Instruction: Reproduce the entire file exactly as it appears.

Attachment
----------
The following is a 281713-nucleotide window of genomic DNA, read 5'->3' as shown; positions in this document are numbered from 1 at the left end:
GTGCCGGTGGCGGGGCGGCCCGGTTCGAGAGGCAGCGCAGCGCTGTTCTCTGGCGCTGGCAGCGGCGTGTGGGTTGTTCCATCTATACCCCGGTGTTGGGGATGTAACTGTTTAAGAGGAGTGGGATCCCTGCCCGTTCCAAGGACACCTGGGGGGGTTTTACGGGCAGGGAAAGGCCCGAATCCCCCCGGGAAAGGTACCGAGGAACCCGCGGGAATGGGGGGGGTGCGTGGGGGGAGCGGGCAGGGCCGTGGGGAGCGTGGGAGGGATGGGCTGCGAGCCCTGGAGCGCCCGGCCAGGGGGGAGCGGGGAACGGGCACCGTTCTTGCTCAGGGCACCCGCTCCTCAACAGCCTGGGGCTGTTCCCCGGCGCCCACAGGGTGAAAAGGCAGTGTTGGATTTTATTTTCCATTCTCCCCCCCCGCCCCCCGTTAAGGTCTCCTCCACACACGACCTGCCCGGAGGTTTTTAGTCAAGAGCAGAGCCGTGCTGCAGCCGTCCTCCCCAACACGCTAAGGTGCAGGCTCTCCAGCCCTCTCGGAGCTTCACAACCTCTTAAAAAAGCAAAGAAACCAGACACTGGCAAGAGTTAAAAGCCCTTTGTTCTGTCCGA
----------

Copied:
The following is a 281713-nucleotide window of genomic DNA, read 5'->3' as shown; positions in this document are numbered from 1 at the left end:
GTGCCGGTGGCGGGGCGGCCCGGTTCGAGAGGCAGCGCAGCGCTGTTCTCTGGCGCTGGCAGCGGCGTGTGGGTTGTTCCATCTATACCCCGGTGTTGGGGATGTAACTGTTTAAGAGGAGTGGGATCCCTGCCCGTTCCAAGGACACCTGGGGGGGTTTTACGGGCAGGGAAAGGCCCGAATCCCCCCGGGAAAGGTACCGAGGAACCCGCGGGAATGGGGGGGGTGCGTGGGGGGAGCGGGCAGGGCCGTGGGGAGCGTGGGAGGGATGGGCTGCGAGCCCTGGAGCGCCCGGCCAGGGGGGAGCGGGGAACGGGCACCGTTCTTGCTCAGGGCACCCGCTCCTCAACAGCCTGGGGCTGTTCCCCGGCGCCCACAGGGTGAAAAGGCAGTGTTGGATTTTATTTTCCATTCTCCCCCCCCGCCCCCCGTTAAGGTCTCCTCCACACACGACCTGCCCGGAGGTTTTTAGTCAAGAGCAGAGCCGTGCTGCAGCCGTCCTCCCCAACACGCTAAGGTGCAGGCTCTCCAGCCCTCTCGGAGCTTCACAACCTCTTAAAAAAGCAAAGAAACCAGACACTGGCAAGAGTTAAAAGCCCTTTGTTCTGTCCGA